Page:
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Unified Communications

Tandberg Video works with Microsoft OCS

February 11, 2008



Microsoft unified communications gets video interoperability with Tandberg products.

Specifically, TANDBERG MXP endpoints can now register and authenticate directly with Office Communications Server 2007 allowing them to appear as contacts in an Office Communicator 2007 user's contact list. By clicking a name in their contact list, users of Office Communicator 2007 can now visually connect with any TANDBERG MXP device registered directly with Office Communications Server 2007.

In order to make this happen, your products need a software upgrade. Once upgraded, users can also take advantage of the single user identity inherent in Microsoft Office Communications Server.





Communications Being Purchased Incorrectly

February 11, 2008

In the world of communications a sad fact is that in the past few years, technology has evolved to the point where communications is being more integrated into business processes than ever.  Regardless of industry,  communications has evolved to the point where it makes companies productive and efficient while simultaneously lowering costs.

What makes this sad is that companies are still looking at communications purchases as plain vanilla telephone replacements. In other words, they say... My phone system is about to die, let me get a new one.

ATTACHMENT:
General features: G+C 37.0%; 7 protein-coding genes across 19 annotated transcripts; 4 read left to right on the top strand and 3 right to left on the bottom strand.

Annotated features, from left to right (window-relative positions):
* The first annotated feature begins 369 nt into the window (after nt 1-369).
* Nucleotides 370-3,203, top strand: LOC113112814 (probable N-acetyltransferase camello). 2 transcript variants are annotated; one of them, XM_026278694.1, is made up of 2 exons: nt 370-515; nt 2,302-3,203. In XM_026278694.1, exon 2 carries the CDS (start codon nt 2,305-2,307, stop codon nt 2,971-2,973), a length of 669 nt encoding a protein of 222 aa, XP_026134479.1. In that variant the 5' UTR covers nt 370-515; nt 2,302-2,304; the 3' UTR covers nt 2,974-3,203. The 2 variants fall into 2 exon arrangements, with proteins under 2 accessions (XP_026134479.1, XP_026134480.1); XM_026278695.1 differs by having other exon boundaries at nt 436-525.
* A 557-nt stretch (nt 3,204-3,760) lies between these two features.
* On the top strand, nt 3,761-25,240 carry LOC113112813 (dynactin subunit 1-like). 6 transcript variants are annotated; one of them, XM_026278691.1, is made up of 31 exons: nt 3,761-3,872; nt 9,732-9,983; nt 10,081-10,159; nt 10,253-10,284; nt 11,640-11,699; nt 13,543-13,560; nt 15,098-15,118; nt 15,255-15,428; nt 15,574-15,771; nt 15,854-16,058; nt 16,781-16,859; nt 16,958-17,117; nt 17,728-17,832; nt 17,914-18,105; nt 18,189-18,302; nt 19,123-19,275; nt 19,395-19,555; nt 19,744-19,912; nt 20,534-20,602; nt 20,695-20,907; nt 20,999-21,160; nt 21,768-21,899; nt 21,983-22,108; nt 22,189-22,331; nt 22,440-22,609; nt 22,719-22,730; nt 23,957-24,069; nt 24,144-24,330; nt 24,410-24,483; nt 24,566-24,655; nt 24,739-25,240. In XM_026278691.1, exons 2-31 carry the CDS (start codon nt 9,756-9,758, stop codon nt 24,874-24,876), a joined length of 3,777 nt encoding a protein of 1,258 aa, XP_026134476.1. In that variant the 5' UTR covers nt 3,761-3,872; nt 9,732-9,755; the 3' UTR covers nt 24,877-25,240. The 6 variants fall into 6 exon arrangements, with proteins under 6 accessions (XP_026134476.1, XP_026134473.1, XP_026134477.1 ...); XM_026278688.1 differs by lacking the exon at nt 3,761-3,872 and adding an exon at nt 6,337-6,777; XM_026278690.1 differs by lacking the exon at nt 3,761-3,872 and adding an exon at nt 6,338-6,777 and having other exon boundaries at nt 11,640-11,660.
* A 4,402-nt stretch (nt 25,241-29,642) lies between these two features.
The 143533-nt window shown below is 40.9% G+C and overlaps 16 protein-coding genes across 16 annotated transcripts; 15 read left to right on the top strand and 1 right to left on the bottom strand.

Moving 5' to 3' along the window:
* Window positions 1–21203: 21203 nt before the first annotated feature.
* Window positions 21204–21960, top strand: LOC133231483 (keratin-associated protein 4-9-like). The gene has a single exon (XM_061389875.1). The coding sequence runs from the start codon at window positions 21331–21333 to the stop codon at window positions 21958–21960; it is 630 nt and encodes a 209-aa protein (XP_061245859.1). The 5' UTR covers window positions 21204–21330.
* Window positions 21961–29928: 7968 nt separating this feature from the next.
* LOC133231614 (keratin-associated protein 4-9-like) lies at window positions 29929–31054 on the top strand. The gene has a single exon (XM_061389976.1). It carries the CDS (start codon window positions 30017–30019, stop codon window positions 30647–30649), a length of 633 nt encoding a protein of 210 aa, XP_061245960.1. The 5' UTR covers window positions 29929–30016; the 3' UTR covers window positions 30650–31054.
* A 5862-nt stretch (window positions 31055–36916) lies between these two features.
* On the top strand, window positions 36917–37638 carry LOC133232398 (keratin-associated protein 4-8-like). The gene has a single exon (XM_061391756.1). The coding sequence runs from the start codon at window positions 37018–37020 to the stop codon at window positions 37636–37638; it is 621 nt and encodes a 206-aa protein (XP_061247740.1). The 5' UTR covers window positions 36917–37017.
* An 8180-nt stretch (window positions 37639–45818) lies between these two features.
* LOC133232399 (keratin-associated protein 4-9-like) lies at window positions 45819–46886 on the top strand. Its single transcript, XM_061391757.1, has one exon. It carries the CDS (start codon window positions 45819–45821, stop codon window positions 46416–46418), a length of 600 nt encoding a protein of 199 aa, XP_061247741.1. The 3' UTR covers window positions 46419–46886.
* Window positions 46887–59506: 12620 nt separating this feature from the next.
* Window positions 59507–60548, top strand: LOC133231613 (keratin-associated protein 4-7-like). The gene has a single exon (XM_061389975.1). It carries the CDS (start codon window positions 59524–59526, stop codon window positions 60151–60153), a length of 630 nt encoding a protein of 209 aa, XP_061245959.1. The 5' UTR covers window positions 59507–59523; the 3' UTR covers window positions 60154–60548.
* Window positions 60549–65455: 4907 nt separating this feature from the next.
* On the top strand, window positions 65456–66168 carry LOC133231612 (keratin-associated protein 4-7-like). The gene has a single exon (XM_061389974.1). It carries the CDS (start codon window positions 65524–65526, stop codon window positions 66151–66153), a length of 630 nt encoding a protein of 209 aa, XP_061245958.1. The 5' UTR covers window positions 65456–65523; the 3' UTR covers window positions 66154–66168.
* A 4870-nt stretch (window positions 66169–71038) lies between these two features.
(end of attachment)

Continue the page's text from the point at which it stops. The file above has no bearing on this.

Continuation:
What they don't say is, I can boost my productivity by an order of magnitude...



Digium Guarantee Program

February 11, 2008

Mobile World Congress Key Terms

February 10, 2008

As you may know, Mobile World Congress kicks off this week and to get the ball rolling the event has put out some of the key terms you will be hearing more about this week. I have posted them here with their definitions in case you need to brush up on your acronyms.

Also be sure to check out the Mobile World Congress News Page to stay up to date on the show.

3G

3G, or third-generation, is loosely defined as offering high data speeds, always-on data access and greater voice capacity, enabling operators to offer customers fast internet access, live, streaming video and other multimedia or "converged" applications over a wireless network. There are several 3G technology standards.





Alcatel-Lucent Cuts Dividend

February 8, 2008

Alcatel-Lucent just reported somewhat disappointing numbers for the quarter with a  few bright spots.

On the negative side, the company reported its largest ever quarterly loss since it was created in 2006. The loss was 2.58 billion euros ($3.74 billion) in the fourth quarter from 615 million euros a year earlier.

Alcatel-Lucent's market value has plunged 13.5 billion euros since Alcatel bought Lucent Technologies Inc.

On the bright side, sales were expected to be 4.87 biilion euros and came in at 5.23 billion.

The company predicts a full-year operating margin of between 2.5 percent and 5 percent, Chief Financial Officer Hubert de Pesquidoux said on a conference call.

Alcatel-Lucent forecast in June that it would have 1.7 billion euros in annual cost savings after three years, and savings of 600 million euros this year.








Open Source in South America

February 7, 2008